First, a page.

After the selected compiler has been acquired, installed, and tested, developers can begin to rebuild the systems by recompiling their Ada 83 code with the Ada 95 compiler. Migration packages include diagnostics to allow detection of incompatibilities. The few incompatibilities between Ada 83 and Ada 95 (see the Adoption Handbook for full treatment) must be fixed manually. Software resulting from the resolution of upward incompatibilities must be retested to verify its functional validity and to ensure that the system meets performance requirements. A more detailed discussion of the upward compatibility risk is included in Section 5.2.6.

Optional Technical Activities:

Some PEOs/PMs may want to use new object-oriented (OO) features or the annexes after converting to Ada 95. This involves new development with associated schedule and cost requirements, as well as staffing and training considerations. While it is possible to address boththe language change and the use of new features simultaneously, it is recommended that these steps be conducted separately to minimize the risk associated with the introduction of excessive change.

4.1.2    Defining Management Activities

At the same time that technical activities are being identified, PEOs/PMs can begin defining management activities required to support the transition effort. A distinction is made between in-house and contracted efforts with respect to the required management activity. The transition management activities listed in Table 4-3 for both in-house and contracted efforts are relatively simple for the transition from Ada 83 to Ada 95. Refer to Table 4-1 for an example of how defined management activities should be added to the transition planning template in Appendix A.

In-house Transition Management Activities:

Management activities include identifying staff to perform the technical activities described, identifying and providing training as needed, and managing the transition technical activities using general program management guidelines. Managers should also allow for adequate testing time for both the compiler and realated tools and the application software in the transition schedule.

Contracted Transition Management Activities:

The PM needs to identify and select a contractor to perform the transition process, and must monitor the contractor to ensure an adequate level of performance and to verify the validity of resulting Ada 95 products. Guidance on selecting a contractor can be found in the Ada 95 Adoption Handbook.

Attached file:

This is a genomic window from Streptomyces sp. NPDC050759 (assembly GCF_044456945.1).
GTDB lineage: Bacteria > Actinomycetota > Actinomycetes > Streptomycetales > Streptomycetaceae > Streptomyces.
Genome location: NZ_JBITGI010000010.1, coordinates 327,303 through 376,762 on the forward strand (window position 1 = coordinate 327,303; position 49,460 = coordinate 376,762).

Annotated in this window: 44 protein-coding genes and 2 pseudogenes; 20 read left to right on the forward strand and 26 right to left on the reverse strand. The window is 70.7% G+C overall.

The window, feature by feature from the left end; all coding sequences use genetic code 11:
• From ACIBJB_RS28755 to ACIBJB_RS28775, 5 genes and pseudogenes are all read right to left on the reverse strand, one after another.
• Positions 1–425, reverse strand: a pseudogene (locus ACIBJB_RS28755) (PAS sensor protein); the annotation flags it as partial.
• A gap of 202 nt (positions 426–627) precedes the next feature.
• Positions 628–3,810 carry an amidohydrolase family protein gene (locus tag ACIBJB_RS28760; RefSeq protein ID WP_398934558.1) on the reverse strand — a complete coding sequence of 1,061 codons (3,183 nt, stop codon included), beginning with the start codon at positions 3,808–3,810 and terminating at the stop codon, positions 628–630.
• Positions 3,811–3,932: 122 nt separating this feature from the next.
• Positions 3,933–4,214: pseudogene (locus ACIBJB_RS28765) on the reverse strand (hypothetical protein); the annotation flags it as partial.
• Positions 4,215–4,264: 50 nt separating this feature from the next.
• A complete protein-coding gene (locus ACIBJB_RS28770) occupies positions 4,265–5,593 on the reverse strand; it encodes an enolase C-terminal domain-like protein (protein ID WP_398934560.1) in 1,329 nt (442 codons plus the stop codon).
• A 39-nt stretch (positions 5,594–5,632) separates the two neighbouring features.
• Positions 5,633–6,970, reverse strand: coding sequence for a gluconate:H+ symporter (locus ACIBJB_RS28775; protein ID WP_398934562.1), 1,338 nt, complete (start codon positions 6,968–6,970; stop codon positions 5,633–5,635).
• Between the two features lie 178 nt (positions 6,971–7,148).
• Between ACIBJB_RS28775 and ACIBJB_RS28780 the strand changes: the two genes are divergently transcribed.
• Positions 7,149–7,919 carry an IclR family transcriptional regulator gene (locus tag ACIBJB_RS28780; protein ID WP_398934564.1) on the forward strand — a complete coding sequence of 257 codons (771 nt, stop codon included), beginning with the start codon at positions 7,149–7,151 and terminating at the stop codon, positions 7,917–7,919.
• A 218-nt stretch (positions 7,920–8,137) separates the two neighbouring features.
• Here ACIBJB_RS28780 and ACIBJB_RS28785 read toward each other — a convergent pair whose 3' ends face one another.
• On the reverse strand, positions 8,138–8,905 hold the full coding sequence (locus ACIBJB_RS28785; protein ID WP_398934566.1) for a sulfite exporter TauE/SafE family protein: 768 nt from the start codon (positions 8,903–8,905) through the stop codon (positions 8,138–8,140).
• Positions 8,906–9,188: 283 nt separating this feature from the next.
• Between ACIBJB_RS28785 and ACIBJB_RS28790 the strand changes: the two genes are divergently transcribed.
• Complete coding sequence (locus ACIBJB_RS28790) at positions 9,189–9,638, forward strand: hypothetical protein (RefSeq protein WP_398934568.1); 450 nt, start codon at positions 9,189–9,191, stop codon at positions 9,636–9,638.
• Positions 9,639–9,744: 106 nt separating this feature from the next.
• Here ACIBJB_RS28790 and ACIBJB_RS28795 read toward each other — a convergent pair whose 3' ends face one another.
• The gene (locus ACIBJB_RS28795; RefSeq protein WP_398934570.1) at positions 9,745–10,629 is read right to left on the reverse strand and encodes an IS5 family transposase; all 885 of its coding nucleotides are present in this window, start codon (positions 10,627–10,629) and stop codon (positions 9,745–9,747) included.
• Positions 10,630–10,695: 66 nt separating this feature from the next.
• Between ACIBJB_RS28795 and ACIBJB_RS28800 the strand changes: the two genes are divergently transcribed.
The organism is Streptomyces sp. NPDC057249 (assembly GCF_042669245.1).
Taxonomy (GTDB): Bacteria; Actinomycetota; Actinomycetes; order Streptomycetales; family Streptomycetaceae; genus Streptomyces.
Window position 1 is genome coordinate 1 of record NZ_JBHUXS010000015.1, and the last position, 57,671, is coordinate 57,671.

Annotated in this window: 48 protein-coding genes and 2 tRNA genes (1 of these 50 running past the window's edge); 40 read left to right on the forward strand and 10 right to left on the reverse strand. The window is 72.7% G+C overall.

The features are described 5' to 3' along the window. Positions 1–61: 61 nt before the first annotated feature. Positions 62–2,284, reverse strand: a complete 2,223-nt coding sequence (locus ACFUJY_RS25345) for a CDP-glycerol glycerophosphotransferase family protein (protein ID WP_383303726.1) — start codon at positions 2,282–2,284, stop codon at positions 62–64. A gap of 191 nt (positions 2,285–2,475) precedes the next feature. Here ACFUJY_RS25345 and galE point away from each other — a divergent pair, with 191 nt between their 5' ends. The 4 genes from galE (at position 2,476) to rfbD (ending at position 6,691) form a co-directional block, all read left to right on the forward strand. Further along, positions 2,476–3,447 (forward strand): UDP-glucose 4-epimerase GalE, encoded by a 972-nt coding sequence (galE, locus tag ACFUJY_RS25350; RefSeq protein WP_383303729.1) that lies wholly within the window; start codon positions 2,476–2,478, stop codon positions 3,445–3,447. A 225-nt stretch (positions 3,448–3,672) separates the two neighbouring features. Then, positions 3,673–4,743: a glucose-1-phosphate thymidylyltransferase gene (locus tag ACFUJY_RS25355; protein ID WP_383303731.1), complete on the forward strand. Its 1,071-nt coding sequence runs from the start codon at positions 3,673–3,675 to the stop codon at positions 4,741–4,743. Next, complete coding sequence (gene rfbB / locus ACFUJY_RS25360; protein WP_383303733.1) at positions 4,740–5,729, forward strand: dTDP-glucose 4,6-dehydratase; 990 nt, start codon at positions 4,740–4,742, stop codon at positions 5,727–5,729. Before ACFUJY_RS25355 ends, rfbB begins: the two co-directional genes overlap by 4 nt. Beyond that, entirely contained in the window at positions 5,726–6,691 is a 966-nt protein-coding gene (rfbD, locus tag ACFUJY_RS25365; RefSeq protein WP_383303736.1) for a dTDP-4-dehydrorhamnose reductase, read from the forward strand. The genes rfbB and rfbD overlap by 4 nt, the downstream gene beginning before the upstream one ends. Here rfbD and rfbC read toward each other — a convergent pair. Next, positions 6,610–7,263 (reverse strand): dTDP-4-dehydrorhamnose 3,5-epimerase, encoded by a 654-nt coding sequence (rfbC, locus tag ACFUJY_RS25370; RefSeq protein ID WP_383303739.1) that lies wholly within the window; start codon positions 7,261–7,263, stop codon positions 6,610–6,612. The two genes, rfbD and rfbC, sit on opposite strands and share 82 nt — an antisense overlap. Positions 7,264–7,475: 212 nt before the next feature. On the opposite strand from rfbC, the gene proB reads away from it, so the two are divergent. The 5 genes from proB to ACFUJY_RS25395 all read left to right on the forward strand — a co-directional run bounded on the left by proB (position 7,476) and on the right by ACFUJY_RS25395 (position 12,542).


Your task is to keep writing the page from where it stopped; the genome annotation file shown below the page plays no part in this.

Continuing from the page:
4.1.3    Considering Timing Issues

After all technical and management activities have been defined for the transition effort, they must be balanced against the life cycle implications of their performance. Transitioning Ada 83 to Ada 95 is feasible for many projects no matter what phase of the life cycle the project is in, but there are different levels of risk involved. One risk is a function of whether new features or annexes are being used. If a system is already being tested or deployed in Ada 83 anddevelopers are not using special 95 features, then there is low technical risk in transitioning to Ada 95 at any time. If new features or annexes are utilized, then cost and scheduling risk is involved. Generally, transitioning to Ada 95 is least risky in the early phases of the system development life cycle and in the deployment phase; transition to Ada 95 is recommended during these phases. The greatest cost and scheduling risk is incurred when a change is made in the middle of the development cycle. In such cases, design and development must be revisited, sometimes with a significant impact on cost and schedule.

Training needs differ based on the life cycle phase the system is in. A transition to Ada 95 during the early life cycle phases may necessitate Ada 95 development training. A transition during deployment may require minimal maintenance training or no training at all. Training needs are higher for developers when the transition is conducted early in the life cycle. Training needs are lower after the development phase is complete.

All timing-related risks should be added to the risk matrix in Section 5.1 of Appendix A. Table 4-2 provides an example.

4.1.4    Identifying Risks

It is important that PEOs/PMs understand the risks associated with the defined activities and life cycle phase of their effort. Having defined the approach to be followed in executing the transition to Ada 95, PEOs/PMs must now identify and document all known risks so that the associated impacts can be assessed and appropriate measures taken to minimize their effect. Some of the more prominent risks involved in the transition from Ada 83 are discussed in the following paragraphs.

Ada 95 Feature Availability: Program Managers should be proactive and consult with their Ada 83 compiler vendors to let them know what Ada 95 features are needed. This tactic ensures availability of desired features and minimizes cost and incompatibility risks involved in going to a different vendor for the needed features.

Compiler/Tool Maturity: There is low technical risk involved in transitioning from Ada 83 to Ada 95, but there are cost risks involved in compiler and tool upgrade investments . Testing and revalidation take time, so there are potential scheduling risks involved there as well. These risks can be mitigated by timing the transition to coincide with full availability and maturity of the compiler, interfaces, and tools.

All activity-related roles should be added to the risk matrix in Section 5.1 of Appendix A. Table 4-2 provides an example.


4.2    Conducting a Procedural Language to Ada 95 Transition

PEOs/PMs may migrate their existing systems from another procedural language to Ada 95. This scenario most often occurs when major system upgrades are due or when new requirements arise that are best satisfied with an Ada implementation. Table 4-4 provides a summary of the recommended technical and management activities presented for this transition type.